Wednesday, 24 August 2011
Review: The Freedom Fighter - Sean Gilpatrick
Extent: ebook (283 KB)
Publisher: Self Published
Pub Date: 9th August 2011
When Brienne Hale’s losing battle with an inoperable brain tumor finally comes to an end, her funeral draws the people closest to her back to their small Massachusetts town. Unsatisfied by the service, the six people closest to her set out on the final adventure that Brienne had planned for herself.
Following plans she had made for a road trip all around the Americas, the six of them put their lives on hold and pile into her broken-down-and-still-breaking 1965 Volkswagen Split Window Van, affectionately dubbed “the Freedom Fighter”. With Brienne's brother DJ at the helm, they plan to drive the length of the trip as an homage to her and her life.
As the trip progresses, it becomes clear that the Freedom Fighter will not survive the journey, and they press on as fast as they can in a desperate attempt to complete their personal farewell to the girl they loved.
There are so many reasons why you should read this book, I don’t even know where to begin. The Freedom Fighter has a really touching premise which is what sold it to me in the first place but I had no idea of the kind of journey through life this book would take me on.
The Freedom Fighter is a story about six people who hardly know each other but are all linked through their love of Brie, a young girl in her late teens who has recently passed away. I just love the fact that although Brie is not there in person throughout the book, she takes these six people on an incredible journey of learning not just to live but how to really experience life, just like she did. This story is just like a beautiful flower that gradually unfolds to reveal the true meaning of life – and it’s not 42! The character, Nick, whose eyes the reader sees the story through is like a tortoise hiding in his shell when the book begins but gradually, through the experiences he has and the people he meets along the way on this road trip, he decides exactly who he is and how he wants to live. There are some incredible philosophical moments during the story that really make you look at things differently. I used to scoff at people in their late teens/early twenties who go off into the world trying to “find themselves” but actually I think I now know what that really means. It’s about discovering the type of person you are and deciding how you’re going to live and The Freedom Fighter takes you on this exact journey.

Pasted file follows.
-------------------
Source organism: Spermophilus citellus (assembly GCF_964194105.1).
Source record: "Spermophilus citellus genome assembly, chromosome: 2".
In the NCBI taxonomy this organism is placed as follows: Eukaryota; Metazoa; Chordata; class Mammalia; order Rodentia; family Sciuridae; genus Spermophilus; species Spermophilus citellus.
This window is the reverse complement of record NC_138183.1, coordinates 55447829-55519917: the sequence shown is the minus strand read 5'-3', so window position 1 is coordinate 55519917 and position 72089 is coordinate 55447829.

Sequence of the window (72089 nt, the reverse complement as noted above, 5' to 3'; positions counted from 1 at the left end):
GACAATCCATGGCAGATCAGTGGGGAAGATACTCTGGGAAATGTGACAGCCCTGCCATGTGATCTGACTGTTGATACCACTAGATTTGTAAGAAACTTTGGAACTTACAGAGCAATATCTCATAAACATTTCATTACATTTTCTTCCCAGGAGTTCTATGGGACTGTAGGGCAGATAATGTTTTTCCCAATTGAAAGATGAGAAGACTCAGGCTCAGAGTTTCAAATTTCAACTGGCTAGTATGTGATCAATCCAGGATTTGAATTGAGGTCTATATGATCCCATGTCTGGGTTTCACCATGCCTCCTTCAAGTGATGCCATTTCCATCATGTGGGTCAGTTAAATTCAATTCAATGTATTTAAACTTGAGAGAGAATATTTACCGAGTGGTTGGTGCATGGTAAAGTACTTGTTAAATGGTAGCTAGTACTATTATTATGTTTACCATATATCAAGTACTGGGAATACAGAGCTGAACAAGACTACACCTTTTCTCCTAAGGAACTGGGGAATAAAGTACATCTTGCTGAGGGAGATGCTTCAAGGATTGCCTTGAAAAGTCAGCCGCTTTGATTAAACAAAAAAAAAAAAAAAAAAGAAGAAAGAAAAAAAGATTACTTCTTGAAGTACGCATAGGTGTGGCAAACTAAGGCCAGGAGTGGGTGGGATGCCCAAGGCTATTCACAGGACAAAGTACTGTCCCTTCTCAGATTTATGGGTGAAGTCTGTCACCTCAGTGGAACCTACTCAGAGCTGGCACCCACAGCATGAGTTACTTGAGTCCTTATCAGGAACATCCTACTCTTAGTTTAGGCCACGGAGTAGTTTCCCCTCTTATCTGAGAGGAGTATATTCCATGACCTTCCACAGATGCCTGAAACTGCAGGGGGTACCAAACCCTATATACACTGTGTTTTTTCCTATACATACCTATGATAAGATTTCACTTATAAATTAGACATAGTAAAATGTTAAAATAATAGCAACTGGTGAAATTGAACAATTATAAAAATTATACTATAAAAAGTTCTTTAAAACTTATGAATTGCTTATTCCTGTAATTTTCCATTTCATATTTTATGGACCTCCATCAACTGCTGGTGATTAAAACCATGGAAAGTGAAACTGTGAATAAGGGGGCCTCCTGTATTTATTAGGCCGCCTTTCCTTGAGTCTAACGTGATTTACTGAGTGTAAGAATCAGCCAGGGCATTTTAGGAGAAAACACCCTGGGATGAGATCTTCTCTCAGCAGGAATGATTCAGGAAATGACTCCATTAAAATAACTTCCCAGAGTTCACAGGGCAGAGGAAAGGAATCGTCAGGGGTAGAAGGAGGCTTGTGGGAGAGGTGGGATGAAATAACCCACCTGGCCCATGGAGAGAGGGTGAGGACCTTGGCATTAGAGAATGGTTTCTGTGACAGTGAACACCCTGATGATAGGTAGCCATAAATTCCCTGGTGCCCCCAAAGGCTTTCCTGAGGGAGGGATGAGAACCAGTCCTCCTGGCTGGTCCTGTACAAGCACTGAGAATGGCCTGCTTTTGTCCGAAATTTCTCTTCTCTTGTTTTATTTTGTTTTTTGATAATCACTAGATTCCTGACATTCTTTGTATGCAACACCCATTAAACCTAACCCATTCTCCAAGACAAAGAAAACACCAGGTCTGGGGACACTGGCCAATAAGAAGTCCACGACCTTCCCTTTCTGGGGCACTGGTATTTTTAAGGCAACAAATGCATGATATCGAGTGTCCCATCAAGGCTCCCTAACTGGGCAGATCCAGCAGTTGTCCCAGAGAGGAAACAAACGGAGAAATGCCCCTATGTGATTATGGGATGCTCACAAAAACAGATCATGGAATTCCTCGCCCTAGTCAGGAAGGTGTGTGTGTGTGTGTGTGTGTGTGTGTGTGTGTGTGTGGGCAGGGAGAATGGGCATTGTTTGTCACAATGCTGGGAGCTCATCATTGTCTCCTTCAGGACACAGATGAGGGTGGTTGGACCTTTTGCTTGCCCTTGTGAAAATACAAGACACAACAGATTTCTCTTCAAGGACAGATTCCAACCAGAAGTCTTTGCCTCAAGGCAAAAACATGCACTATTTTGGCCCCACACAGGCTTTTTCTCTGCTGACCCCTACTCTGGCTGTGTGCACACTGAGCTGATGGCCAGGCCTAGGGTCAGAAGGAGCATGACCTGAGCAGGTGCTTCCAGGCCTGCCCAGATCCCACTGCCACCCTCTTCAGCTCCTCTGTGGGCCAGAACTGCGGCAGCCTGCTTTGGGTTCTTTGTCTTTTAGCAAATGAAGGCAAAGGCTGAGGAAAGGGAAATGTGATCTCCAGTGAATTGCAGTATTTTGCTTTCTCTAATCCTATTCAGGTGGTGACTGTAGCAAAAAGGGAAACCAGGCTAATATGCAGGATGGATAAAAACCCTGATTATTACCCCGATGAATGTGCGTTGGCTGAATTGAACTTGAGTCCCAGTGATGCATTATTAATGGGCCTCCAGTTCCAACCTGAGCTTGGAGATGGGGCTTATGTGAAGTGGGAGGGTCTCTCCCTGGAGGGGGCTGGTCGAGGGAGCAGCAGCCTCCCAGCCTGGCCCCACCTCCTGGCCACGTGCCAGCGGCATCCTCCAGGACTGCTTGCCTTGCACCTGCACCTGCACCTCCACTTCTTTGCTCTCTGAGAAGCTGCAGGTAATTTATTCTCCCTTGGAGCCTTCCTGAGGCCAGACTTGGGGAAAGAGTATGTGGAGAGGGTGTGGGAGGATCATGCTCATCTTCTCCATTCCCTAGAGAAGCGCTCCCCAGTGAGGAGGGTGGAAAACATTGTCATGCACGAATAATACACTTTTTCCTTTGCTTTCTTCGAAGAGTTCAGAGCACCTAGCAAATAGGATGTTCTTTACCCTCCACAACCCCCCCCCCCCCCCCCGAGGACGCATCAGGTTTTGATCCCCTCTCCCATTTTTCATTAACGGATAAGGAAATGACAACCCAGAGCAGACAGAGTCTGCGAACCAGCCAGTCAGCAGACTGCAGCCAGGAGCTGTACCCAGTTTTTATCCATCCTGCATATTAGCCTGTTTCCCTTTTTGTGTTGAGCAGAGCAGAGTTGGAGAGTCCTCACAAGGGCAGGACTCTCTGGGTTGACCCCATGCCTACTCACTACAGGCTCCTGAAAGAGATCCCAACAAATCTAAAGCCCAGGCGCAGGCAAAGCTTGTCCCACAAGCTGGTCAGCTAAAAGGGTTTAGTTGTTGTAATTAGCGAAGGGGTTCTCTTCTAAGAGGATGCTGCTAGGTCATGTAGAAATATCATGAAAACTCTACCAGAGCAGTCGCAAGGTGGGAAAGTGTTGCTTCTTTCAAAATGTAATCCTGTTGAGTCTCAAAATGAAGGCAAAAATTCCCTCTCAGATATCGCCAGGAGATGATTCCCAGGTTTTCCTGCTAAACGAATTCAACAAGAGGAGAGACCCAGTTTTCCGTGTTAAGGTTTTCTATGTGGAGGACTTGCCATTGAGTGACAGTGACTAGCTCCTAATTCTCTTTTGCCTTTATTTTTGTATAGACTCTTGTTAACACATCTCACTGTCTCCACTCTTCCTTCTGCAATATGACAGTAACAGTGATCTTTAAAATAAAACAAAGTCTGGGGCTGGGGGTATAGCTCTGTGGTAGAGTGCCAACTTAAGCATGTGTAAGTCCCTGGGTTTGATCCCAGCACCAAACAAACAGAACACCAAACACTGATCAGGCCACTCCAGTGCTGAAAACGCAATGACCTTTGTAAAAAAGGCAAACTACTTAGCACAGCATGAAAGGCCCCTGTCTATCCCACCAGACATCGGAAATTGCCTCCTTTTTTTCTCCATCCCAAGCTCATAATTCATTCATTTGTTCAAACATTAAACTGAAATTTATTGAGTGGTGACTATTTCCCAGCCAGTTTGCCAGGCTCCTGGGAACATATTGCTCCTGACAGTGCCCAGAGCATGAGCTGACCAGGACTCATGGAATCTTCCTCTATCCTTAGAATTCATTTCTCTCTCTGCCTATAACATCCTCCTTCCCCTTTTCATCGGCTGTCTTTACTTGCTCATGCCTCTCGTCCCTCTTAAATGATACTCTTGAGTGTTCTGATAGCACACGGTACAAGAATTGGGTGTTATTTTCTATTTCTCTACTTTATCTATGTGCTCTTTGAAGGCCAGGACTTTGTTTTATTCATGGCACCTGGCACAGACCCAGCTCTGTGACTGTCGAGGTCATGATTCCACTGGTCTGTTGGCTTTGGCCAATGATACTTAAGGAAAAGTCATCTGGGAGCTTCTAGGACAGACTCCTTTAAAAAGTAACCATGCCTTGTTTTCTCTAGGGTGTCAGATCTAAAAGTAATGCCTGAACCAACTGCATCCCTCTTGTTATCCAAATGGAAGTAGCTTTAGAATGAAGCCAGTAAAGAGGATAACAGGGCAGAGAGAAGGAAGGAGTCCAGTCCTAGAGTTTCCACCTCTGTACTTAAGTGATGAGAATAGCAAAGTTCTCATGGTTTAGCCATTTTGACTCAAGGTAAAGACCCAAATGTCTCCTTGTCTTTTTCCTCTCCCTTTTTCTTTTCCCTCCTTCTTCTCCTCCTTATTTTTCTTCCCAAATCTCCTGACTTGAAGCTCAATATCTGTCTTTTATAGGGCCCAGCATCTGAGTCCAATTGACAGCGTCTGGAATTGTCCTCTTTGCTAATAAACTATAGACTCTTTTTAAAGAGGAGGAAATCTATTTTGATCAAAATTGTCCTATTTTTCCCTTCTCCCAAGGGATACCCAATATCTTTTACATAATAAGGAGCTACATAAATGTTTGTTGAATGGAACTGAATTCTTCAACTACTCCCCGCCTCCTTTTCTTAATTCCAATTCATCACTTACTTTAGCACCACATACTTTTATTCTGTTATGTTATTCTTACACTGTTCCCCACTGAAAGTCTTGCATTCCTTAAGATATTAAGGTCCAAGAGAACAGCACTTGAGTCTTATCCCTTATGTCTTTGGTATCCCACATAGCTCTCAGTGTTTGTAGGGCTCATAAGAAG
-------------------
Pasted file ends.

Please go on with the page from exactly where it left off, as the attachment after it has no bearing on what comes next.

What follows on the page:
At the same time it’s also about how you even begin to go about paying tribute someone who has died long before their time and someone who deserved to live because they knew how to. There’s always the regret that you couldn’t have known them better simply because they didn’t live nearly long enough for that to happen. I think this is what Brie gives to these six people: through her diaries they get to know exactly who she was and through this road trip in her beloved campervan they let her live on within them. All of their lives change for the better because of that trip, they come to an understanding with life and that is Brie’s parting gift to them and the reason why she will never leave them.
I have always feared losing someone close to me, especially someone young who hasn’t really lived yet but this book has turned my fear into an optimism that no matter how long someone has lived, if they were good and if they loved life then they were worth loving and you will always carry a piece of them with you. This is a truly uplifting read that will not only change your view of death but also give you a greater appreciation of life.